Lost art of penmanship

Note: This article first appeared in the print and online version of Gulf News.

http://gulfnews.com/opinions/columnists/lost-art-of-penmanship-1.723376

Lost art of penmanship

There is something special about a pen in your hand, a beautiful notebook to write in, and a hot mug of coffee on a peaceful winter night — an inexplicable dreamy, almost sublime feeling that beckons you to fill the pages with your innermost thoughts.

By Mehmudah Rehman, Special to Gulf News

Published: 00:00 December 6, 2010

There is something special about a pen in your hand, a beautiful notebook to write in, and a hot mug of coffee on a peaceful winter night — an inexplicable dreamy, almost sublime feeling that beckons you to fill the pages with your innermost thoughts.

What compelled me to write this piece (type it actually — ironically so!) is the fact that I recently rediscovered the pleasure of writing on paper. I stumbled upon dad’s old pen which he’d forgotten at my place and began doodling with it. Soon I began writing in earnest with it for I found it vibrant and flowing as it kept pace with my thoughts.

In the present day and age, we hardly write anything with the pen (save the grocery list) at all. One reason of course is that Bill Gates, Steve Jobs and Co have taken over our lives completely. Also, I presume mothers of young children (like me) would be hard-pressed to write anything on paper at all.

Consider the mind of a two year old that has just perfected the pincer grip. What could be more fun than striking a line across a page? There are times when you win the ‘pen-battle’ and after re-establishing ownership of the pen, you meticulously write everything down in your book — only to find your handwriting struck through by a creative two year old who knows that your notebook can be attacked whenever she feels artistically inclined. Colouring books and the likes do not have much appeal when compared to something that a grown-up (you) would find worth writing in.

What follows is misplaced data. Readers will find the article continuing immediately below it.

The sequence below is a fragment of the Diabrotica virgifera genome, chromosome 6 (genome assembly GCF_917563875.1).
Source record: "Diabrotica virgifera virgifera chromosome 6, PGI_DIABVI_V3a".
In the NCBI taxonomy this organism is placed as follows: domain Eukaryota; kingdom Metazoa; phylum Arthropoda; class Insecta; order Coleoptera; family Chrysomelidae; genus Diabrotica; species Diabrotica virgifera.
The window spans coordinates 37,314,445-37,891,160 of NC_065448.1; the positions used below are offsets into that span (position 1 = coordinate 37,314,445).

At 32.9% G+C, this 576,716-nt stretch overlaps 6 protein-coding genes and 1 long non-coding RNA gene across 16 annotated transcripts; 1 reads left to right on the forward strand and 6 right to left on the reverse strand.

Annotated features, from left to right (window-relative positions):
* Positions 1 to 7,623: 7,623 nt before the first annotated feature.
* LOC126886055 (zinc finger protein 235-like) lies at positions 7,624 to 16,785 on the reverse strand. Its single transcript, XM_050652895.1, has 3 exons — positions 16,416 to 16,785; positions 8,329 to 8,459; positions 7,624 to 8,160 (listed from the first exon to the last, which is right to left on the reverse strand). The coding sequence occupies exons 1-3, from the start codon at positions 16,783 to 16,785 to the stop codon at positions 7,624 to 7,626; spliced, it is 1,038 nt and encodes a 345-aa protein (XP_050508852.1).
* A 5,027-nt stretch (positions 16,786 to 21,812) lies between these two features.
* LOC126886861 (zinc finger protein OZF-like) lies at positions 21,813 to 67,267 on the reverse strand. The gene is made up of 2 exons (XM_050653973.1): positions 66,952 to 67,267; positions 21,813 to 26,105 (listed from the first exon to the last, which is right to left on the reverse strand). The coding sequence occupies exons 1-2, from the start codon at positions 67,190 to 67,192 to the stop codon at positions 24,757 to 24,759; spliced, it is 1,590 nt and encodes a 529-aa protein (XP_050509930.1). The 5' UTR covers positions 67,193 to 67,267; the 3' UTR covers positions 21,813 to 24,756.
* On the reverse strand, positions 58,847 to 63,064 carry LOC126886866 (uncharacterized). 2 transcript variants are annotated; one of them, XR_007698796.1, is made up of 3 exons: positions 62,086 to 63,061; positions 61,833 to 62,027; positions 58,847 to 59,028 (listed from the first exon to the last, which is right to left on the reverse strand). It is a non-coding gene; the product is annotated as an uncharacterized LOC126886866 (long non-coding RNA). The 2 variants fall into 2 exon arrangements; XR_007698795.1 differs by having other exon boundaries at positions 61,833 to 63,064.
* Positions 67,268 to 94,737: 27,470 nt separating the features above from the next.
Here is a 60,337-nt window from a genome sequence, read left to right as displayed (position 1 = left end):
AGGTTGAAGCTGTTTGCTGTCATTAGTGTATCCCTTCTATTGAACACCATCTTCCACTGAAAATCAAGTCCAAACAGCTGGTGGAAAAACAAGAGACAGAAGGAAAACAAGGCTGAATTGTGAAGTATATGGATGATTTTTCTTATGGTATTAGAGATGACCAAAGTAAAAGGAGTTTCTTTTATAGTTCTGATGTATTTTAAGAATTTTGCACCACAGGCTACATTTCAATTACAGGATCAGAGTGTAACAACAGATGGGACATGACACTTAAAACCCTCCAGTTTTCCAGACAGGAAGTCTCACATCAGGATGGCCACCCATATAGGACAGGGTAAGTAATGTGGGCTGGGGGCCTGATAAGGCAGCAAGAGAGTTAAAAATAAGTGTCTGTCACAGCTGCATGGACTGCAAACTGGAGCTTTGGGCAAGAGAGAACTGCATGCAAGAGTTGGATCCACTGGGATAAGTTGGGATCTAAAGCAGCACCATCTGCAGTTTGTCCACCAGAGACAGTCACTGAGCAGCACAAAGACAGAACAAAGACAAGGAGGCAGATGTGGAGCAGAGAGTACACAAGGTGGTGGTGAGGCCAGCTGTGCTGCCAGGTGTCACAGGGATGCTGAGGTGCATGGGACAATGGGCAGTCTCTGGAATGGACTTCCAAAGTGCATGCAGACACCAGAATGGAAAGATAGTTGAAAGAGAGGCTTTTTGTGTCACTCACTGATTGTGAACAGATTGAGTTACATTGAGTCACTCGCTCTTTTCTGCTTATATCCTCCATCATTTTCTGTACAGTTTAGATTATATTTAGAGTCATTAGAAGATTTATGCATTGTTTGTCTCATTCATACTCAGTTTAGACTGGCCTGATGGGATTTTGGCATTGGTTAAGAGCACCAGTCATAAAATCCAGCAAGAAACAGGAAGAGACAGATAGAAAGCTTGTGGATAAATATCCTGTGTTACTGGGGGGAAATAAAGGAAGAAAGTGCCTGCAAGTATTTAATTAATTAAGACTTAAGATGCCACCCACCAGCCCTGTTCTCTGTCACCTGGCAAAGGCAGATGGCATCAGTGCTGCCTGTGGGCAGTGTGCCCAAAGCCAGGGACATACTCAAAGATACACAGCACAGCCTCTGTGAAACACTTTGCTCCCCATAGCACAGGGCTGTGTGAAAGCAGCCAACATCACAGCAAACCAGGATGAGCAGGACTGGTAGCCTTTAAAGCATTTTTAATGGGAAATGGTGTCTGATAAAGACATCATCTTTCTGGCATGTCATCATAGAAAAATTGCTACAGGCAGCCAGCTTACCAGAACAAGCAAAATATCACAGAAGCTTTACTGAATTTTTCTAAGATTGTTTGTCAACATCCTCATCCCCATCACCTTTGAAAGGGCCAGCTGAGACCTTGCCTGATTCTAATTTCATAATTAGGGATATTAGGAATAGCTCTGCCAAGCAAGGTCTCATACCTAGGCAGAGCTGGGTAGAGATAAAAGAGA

Thus my habit of recording anything noteworthy through the pen was fast replaced by the usage of technology and passwords and the general convenience of typing. My mind travels back to the bygone era, when penmanship was perceived as being aristocratic, and people wrote with a flourish of their feather quills or beautiful pens.

The legendary romance of Elizabeth Barrett Browning and Robert Browning is timelessly preserved through some classic love letters and poems. This wouldn’t have been the case had Elizabeth been on iPhone and Robert on BlackBerry!

Kills the romance, doesn’t it? What I have always perceived to be a beautiful love story somehow loses all of its charm and magic when I imagine her tapping the touchscreen and him typing on the little black Qwerty. Elizabeth who said Robert’s letter “threw her into ecstasies” was reading the handwriting of Robert, which was intimate, with attention to every little detail, written specially for her.

It is no wonder that their relationship blossomed into one of the most famous courtships in literature history. I have a feeling she wouldn’t have responded the same way to, say: ttys gtg now, ILY 4evr!

That said, reliance on technology does not mean we, or our next generations, are by any means less capable than our predecessors. The human mind is complex and beautiful and has exceptional, even unexplored abilities, and no matter which century we belong to, we can create masterpieces if we let our minds, and our hearts, take flight.

– Mehmudah Rehman is a Dubai-based freelance writer.

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